The email addresses and scrambled passwords of 1.7 million accounts on popular image sharing site Imgur were stolen by attackers in 2014.
The company today revealed it had been notified of the three-year old breach on November 23 when security expert Troy Hunt alerted Imgur after being sent the stolen data.
Imgur said it was still actively investigating what had happened, but it has started resetting the passwords of affected accounts and has publicly and privately notified users of the incident.
Chief operating officer Roy Sehgal said the site had upgraded its security since the breach - moving from SHA-256 to the bcrypt password scrambler last year - but advised anyone who had used their Imgur email address and password combination on other sites to change those details.
"We take protection of your information very seriously and will be conducting an internal security review of our system and processes," Sehgal said.
"We apologise that this breach occurred and the inconvenience it has caused you."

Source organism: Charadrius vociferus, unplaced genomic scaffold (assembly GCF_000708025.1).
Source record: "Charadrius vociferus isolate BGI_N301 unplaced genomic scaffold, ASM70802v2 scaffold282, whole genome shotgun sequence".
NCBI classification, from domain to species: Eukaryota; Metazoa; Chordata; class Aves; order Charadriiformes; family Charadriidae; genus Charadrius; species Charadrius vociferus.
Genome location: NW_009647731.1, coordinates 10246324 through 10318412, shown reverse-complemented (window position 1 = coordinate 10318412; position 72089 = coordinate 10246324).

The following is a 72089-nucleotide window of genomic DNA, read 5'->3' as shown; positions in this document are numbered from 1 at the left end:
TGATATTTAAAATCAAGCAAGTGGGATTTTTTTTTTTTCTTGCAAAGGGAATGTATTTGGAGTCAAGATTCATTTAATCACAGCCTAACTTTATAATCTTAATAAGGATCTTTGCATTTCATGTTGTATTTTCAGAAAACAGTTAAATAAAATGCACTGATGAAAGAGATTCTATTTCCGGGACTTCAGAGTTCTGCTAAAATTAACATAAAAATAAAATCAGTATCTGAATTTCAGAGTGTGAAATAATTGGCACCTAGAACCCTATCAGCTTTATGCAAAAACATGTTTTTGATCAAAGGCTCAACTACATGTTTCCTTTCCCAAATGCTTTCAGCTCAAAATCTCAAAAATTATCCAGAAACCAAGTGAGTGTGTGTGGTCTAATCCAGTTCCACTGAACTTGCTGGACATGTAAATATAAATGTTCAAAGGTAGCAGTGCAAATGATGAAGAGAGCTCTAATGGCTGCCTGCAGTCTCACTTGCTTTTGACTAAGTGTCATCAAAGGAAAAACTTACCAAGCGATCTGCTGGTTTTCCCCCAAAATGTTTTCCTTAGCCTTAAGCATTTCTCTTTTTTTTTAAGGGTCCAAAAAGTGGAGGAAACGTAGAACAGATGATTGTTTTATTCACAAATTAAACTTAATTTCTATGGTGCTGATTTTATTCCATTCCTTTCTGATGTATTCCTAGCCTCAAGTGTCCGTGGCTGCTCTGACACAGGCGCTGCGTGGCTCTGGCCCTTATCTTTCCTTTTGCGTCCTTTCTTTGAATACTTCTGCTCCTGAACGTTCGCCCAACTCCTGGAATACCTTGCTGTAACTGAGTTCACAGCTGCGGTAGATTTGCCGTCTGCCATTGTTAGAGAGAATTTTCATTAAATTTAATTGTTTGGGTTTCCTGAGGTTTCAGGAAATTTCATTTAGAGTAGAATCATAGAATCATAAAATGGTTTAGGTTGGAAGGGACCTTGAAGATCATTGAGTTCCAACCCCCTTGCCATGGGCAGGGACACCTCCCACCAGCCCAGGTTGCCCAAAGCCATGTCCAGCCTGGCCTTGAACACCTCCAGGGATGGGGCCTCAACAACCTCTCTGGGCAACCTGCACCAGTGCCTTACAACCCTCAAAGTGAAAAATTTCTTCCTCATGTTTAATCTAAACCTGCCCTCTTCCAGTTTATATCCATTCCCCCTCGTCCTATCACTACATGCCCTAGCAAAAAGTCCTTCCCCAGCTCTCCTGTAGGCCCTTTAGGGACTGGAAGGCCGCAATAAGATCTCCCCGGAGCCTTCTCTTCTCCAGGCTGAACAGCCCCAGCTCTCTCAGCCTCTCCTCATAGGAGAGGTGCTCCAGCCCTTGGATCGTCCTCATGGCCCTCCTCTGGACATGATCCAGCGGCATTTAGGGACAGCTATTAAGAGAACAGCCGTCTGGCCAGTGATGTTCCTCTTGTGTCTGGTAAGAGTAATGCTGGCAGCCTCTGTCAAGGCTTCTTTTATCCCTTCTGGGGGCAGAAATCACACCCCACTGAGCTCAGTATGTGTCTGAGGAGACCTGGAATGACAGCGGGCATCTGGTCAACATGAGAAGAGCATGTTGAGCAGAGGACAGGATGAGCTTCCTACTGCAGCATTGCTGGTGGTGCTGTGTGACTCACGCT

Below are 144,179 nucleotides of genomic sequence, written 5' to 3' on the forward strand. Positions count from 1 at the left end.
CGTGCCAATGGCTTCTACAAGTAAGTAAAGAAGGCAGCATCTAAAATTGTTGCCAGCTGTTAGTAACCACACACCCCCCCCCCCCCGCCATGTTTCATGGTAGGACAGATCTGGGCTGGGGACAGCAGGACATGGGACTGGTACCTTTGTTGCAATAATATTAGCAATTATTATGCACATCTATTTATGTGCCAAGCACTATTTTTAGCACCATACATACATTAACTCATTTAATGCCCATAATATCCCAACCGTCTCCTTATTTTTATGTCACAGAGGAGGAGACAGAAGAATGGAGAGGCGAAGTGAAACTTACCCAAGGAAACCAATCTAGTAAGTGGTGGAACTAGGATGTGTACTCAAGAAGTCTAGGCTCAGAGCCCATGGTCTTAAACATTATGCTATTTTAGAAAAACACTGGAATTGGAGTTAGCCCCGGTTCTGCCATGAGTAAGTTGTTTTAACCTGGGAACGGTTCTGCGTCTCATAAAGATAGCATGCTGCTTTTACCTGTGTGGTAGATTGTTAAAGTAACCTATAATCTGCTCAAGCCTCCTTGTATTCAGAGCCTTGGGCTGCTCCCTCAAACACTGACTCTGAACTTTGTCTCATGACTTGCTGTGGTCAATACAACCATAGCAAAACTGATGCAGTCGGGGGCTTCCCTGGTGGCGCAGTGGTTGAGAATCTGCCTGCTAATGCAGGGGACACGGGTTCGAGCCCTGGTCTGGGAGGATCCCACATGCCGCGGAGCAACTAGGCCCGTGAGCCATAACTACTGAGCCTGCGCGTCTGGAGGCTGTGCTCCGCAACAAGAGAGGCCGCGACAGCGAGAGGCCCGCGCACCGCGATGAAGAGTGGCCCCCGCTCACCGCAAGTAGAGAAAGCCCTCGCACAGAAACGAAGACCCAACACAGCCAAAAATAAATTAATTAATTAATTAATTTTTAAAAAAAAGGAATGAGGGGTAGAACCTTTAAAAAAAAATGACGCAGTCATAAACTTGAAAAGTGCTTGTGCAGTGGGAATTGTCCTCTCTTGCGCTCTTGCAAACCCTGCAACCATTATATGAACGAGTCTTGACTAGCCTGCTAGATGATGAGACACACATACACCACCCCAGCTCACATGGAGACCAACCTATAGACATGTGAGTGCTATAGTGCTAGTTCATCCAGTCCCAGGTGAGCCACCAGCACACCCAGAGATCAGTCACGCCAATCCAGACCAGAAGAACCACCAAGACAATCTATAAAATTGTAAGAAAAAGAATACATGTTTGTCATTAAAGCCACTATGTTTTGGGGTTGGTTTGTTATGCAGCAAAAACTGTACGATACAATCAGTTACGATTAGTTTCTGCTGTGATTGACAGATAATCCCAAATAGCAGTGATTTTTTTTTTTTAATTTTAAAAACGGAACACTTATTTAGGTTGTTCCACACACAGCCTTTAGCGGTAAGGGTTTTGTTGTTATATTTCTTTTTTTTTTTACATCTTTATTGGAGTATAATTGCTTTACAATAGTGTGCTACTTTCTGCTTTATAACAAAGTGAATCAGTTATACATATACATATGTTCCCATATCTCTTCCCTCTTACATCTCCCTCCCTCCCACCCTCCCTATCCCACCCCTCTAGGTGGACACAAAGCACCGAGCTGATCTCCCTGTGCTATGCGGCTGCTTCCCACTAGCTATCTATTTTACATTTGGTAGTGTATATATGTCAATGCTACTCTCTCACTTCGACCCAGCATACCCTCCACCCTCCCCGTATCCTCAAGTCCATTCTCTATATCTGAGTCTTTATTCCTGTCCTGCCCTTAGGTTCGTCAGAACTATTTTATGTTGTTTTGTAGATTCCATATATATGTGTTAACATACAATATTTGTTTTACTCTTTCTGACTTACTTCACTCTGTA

Imgur said the breach did not include any personal data; it does not require users to hand over their names, physical addresses or phone numbers.
The company has 150 million monthly users.
Hunt praised Imgur for its quick action in response to the breach notification.
"That's 25 hours and 10 mins from my initial email to a press address to them mobilising people over Thanksgiving, assessing the data, beginning password resets and making a public disclosure. Kudos!" Hunt said on Twitter.
"This is really where we're at now: people recognise that data breaches are the new normal and they're judging organisations not on the fact that they've had one, but on how they've handled it when its happened."